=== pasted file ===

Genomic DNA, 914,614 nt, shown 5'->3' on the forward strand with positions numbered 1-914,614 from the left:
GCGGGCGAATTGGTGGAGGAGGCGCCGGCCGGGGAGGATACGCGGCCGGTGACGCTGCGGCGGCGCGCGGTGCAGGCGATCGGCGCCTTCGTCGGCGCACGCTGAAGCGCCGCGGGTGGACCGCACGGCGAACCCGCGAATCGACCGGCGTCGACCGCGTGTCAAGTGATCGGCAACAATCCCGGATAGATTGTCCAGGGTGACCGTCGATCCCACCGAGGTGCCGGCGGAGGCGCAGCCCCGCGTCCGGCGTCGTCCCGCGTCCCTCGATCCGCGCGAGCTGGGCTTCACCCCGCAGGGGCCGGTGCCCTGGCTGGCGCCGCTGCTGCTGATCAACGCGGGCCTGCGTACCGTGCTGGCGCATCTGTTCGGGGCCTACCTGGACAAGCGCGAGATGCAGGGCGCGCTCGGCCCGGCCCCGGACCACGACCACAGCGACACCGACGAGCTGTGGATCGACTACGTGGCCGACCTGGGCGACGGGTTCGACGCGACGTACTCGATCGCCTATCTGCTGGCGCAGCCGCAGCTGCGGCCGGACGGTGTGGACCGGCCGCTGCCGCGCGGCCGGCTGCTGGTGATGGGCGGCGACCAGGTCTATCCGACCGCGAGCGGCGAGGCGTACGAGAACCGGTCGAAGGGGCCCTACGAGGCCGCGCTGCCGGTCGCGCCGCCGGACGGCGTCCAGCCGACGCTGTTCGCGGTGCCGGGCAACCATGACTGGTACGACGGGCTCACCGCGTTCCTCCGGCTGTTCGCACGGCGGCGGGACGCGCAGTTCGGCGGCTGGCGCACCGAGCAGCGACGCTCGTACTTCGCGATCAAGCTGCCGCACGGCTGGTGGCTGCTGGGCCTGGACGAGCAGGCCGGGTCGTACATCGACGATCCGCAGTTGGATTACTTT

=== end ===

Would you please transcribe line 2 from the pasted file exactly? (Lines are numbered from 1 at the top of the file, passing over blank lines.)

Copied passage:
GCGGGCGAATTGGTGGAGGAGGCGCCGGCCGGGGAGGATACGCGGCCGGTGACGCTGCGGCGGCGCGCGGTGCAGGCGATCGGCGCCTTCGTCGGCGCACGCTGAAGCGCCGCGGGTGGACCGCACGGCGAACCCGCGAATCGACCGGCGTCGACCGCGTGTCAAGTGATCGGCAACAATCCCGGATAGATTGTCCAGGGTGACCGTCGATCCCACCGAGGTGCCGGCGGAGGCGCAGCCCCGCGTCCGGCGTCGTCCCGCGTCCCTCGATCCGCGCGAGCTGGGCTTCACCCCGCAGGGGCCGGTGCCCTGGCTGGCGCCGCTGCTGCTGATCAACGCGGGCCTGCGTACCGTGCTGGCGCATCTGTTCGGGGCCTACCTGGACAAGCGCGAGATGCAGGGCGCGCTCGGCCCGGCCCCGGACCACGACCACAGCGACACCGACGAGCTGTGGATCGACTACGTGGCCGACCTGGGCGACGGGTTCGACGCGACGTACTCGATCGCCTATCTGCTGGCGCAGCCGCAGCTGCGGCCGGACGGTGTGGACCGGCCGCTGCCGCGCGGCCGGCTGCTGGTGATGGGCGGCGACCAGGTCTATCCGACCGCGAGCGGCGAGGCGTACGAGAACCGGTCGAAGGGGCCCTACGAGGCCGCGCTGCCGGTCGCGCCGCCGGACGGCGTCCAGCCGACGCTGTTCGCGGTGCCGGGCAACCATGACTGGTACGACGGGCTCACCGCGTTCCTCCGGCTGTTCGCACGGCGGCGGGACGCGCAGTTCGGCGGCTGGCGCACCGAGCAGCGACGCTCGTACTTCGCGATCAAGCTGCCGCACGGCTGGTGGCTGCTGGGCCTGGACGAGCAGGCCGGGTCGTACATCGACGATCCGCAGTTGGATTACTTT